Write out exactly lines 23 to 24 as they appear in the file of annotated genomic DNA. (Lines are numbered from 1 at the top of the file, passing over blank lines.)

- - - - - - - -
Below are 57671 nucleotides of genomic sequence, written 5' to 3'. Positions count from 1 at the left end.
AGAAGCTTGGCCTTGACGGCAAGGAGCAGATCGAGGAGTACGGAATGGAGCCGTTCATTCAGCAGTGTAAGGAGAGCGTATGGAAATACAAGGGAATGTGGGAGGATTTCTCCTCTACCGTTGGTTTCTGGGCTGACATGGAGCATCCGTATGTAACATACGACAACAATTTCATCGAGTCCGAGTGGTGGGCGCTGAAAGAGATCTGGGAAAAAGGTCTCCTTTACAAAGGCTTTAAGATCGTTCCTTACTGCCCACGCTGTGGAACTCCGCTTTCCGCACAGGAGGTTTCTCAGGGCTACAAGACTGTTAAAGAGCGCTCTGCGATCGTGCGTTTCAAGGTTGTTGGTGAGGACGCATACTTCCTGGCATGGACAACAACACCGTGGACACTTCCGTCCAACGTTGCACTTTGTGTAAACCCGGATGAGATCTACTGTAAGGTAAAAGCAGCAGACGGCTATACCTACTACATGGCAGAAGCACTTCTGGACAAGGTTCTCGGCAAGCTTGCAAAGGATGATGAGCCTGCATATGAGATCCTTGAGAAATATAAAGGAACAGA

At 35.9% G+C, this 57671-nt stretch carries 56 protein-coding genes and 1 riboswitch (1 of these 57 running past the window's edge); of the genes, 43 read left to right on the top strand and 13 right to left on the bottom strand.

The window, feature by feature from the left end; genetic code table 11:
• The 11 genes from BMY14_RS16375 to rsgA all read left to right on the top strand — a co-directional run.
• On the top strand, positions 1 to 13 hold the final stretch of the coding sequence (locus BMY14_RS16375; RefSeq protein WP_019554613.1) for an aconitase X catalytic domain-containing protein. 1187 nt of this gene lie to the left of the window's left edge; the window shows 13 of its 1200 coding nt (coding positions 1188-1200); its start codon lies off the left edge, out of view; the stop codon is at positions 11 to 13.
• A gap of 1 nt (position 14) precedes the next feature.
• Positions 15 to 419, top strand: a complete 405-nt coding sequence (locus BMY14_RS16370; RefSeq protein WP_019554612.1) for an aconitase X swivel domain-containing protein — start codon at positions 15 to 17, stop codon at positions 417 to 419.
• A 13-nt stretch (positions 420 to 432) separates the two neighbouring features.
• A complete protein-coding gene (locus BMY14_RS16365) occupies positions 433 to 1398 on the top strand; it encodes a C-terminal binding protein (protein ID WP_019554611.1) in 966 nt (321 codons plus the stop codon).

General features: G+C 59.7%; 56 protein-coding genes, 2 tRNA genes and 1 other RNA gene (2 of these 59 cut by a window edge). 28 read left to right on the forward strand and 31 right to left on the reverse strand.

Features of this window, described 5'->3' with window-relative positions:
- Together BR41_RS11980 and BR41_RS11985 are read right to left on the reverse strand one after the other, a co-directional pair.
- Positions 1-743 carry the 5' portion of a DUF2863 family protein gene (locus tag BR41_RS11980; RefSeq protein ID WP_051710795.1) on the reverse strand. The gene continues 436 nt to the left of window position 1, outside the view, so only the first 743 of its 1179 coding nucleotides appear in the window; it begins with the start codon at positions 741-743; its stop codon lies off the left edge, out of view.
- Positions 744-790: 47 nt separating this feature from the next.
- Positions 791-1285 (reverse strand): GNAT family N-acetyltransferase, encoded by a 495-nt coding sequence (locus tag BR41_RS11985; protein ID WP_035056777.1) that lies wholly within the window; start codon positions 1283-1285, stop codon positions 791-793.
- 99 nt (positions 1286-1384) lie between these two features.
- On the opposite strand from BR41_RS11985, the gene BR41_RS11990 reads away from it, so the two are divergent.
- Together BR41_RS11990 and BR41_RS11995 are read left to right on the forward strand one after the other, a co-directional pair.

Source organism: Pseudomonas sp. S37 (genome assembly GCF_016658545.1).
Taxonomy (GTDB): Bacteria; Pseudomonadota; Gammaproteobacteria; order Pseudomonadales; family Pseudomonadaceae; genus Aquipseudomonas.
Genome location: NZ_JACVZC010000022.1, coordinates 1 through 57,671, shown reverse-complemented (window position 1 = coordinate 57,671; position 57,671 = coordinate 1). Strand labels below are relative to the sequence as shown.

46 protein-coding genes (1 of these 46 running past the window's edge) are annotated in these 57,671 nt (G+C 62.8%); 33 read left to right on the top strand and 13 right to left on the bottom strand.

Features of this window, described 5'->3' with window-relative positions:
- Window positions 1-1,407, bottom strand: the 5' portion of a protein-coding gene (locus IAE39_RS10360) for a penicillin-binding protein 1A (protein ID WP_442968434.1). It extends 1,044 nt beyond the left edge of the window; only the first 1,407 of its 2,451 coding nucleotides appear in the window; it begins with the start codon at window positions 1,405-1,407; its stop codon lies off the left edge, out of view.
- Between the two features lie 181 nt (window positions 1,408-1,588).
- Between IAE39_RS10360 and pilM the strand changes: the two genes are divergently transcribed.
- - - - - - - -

46 protein-coding genes (1 of these 46 running past the window's edge) are annotated in these 57,671 nt (G+C 62.8%); 33 read left to right on the top strand and 13 right to left on the bottom strand.

Features of this window, described 5'->3' with window-relative positions: